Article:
Just as quickly as the Nasdaq scored a 1.8% gain in the previous session, the tech-heavy index gave it all back and then some. The Nasdaq trended steadily lower throughout the day before finishing with a 2.0% loss and at the bottom of the prior day’s range. The S&P 500 and Dow Jones Industrial Average fared better, as both indices retraced “only” half of their gains from the previous day. The S&P and Dow each declined 0.8%. Small and mid-cap stocks led the broad market higher the previous day, so it is not surprising those segments also lost the most yesterday. The Russell 2000 slid 2.7% and the S&P Midcap 400 closed 2.3% lower.
It was certainly negative that the Nasdaq was unable to hold on to any of Wednesday’s solid gain, but the sole glimmer of hope for the bulls is that the index fell on lighter volume. Total volume in the Nasdaq was 25% lower than the previous day’s level, while the NYSE volume declined by 8%. Obviously, yesterday’s price action in the broad market was not encouraging for the bulls, but recent volume patterns actually have been. On Tuesday and Wednesday of this week, the broad market scored two straight “accumulation days” by gaining on higher volume. Then, stocks subsequently sold off pretty hard, but a drop off in turnover prevented a bearish “distribution day” from forming. In the NYSE, declining volume exceeded advancing volume by a margin of 3 to 1, while the Nasdaq was negative by nearly 5 to 1.
Several sectors sustained significant losses and technical damage to their charts yesterday. The Oil Service Index ($OSX) plummeted 4.7% and was the biggest percentage loser of all the industry sectors we follow. After bouncing off support of its 200-day moving average in mid-June, the Oil Service HOLDR (OIH), which closely follows the $OSX index, attempted to reverse its downtrend. But after trading above its 200-day MA for a month, OIH dropped back down to that key support level. Yesterday’s loss caused it to close firmly below its 200-MA and near its June low. If that low of June 13 fails to hold over the next few days, we could see a lot of downside momentum develop. Note the break of support on the daily chart below:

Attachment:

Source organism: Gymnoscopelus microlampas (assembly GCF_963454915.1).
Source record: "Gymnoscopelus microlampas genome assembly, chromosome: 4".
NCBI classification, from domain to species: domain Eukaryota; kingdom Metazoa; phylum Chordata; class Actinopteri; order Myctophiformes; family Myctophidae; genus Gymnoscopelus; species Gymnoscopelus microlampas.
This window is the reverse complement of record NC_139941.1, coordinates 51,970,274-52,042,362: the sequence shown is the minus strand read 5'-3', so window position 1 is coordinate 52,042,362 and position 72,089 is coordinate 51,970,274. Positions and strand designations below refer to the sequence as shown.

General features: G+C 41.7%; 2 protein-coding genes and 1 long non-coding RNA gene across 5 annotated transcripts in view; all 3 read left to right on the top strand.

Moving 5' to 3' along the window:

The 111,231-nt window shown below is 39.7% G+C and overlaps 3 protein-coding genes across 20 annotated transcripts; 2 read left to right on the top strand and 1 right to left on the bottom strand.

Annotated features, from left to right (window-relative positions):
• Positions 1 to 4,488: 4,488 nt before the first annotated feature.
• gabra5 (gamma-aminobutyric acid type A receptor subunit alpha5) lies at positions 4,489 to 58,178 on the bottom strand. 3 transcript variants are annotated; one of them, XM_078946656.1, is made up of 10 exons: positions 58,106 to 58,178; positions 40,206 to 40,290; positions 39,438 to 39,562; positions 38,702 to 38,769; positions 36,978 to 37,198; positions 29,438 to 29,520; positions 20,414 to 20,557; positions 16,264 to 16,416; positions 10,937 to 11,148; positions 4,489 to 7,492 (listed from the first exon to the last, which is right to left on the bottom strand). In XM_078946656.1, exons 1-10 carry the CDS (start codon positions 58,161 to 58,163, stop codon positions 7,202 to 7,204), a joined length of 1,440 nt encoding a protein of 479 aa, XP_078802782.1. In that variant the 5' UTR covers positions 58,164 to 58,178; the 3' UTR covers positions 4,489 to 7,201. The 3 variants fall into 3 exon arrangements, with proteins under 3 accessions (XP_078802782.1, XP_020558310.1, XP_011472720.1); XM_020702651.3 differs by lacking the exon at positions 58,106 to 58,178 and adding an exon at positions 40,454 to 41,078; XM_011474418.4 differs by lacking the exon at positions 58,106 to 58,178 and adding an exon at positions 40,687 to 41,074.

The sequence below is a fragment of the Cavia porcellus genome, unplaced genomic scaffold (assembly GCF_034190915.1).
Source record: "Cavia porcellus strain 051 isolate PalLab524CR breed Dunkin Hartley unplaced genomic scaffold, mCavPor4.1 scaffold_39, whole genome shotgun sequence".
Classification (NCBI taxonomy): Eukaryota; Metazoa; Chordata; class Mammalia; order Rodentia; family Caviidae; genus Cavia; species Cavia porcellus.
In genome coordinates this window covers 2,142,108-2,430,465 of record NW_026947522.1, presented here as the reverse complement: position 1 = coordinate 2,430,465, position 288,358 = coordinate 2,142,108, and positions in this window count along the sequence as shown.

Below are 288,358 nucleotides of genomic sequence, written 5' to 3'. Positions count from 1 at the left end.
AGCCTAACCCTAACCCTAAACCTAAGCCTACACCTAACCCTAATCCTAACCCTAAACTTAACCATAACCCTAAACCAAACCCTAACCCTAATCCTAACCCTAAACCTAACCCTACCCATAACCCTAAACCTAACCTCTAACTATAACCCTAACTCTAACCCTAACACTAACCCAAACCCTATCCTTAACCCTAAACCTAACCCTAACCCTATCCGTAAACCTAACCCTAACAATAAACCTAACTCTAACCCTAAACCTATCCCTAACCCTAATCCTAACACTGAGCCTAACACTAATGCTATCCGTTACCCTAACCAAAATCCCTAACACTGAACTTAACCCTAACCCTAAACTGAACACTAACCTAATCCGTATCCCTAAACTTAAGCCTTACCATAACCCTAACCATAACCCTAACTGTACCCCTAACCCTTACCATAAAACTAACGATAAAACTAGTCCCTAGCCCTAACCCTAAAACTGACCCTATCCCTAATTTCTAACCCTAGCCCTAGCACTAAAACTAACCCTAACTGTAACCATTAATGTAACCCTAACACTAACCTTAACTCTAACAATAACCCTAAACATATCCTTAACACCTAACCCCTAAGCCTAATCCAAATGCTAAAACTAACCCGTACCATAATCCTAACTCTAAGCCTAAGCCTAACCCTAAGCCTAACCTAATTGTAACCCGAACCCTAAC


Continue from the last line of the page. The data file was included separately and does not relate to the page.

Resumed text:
Another industry sector that fell sharply yesterday was the Dow Jones Transportation Average ($DJT), which lost 4.4%. Until recently, transports were one of the strongest sectors in the stock market, but its pattern has become rather bearish, with yesterday’s action confirming the weakness. The sector first ran into problems when it formed a double top at resistance of its prior high on July 3. Upon doing so, the sector sold off until it broke below its 50-day moving average on July 13. The $DJT rallied nicely on July 19, but closed right below its 50-day MA. As such, resistance of that 50-day MA triggered selling in the sector yesterday, prompting the $DJT to break below its prior low from July 14. We now expect the index to test support of its 200-day MA within the next several days. The only ETF tied directly to transportation is the iShares DJ Transportation Index (IYT), which is shown below:
Yesterday’s bearish reversal in the Nasdaq was a good example of why we warned against trying to call a market bottom without first having confirmation of the major indices breaking out above their downtrend lines. We illustrated resistance of those downtrend lines, as well as several key moving averages, on the daily charts of both the S&P 500 and Nasdaq Composite in yesterday’s Wagner Daily. Regardless of technical bounces along the way, we must assume the current downtrend in the broad market will continue until the charts prove otherwise. The most consistently profitable method for short-term trading is to merely follow the direction of the stock market’s trend, then reacting to changes in trend when they occur. If those trend changes don’t happen, changes to our plan are not necessary either. We remain net short in the Morpheus Capital hedge fund and will stay that way until the market gives us a good reason not to be. Remember to always trade what you see, not what you think!
There are no new setups for today, although we may sell short IYT if it breaks down below its 200-day MA. If we do, we will send an intraday e-mail alert with details on the trade. We prefer to see today’s market action before listing an entry price on it in the pre-market.
Daily Performance Report:
Below is an overview of all open positions, as well as a performance report on all positions that were closed only since the previous day’s newsletter. Net P/L figures are based on the $50,000 Wagner Daily model account size. Changes to open positions since the previous report are listed in red text below:
Open positions (coming into today):
LQD long (400 shares from July 20 entry) –
bought 104.08, stop 102.85, target 106.20, unrealized points = + 0.09, unrealized P/L = + $36
Closed positions (since last report):
Current equity exposure ($100,000 max. buying power):
LQD triggered as per yesterday’s setup.
here for glossary and explanation of terms used in The Wagner Daily
Click here to view MTG’s past performance results (updated monthly).
Edited by Deron Wagner,
MTG Founder and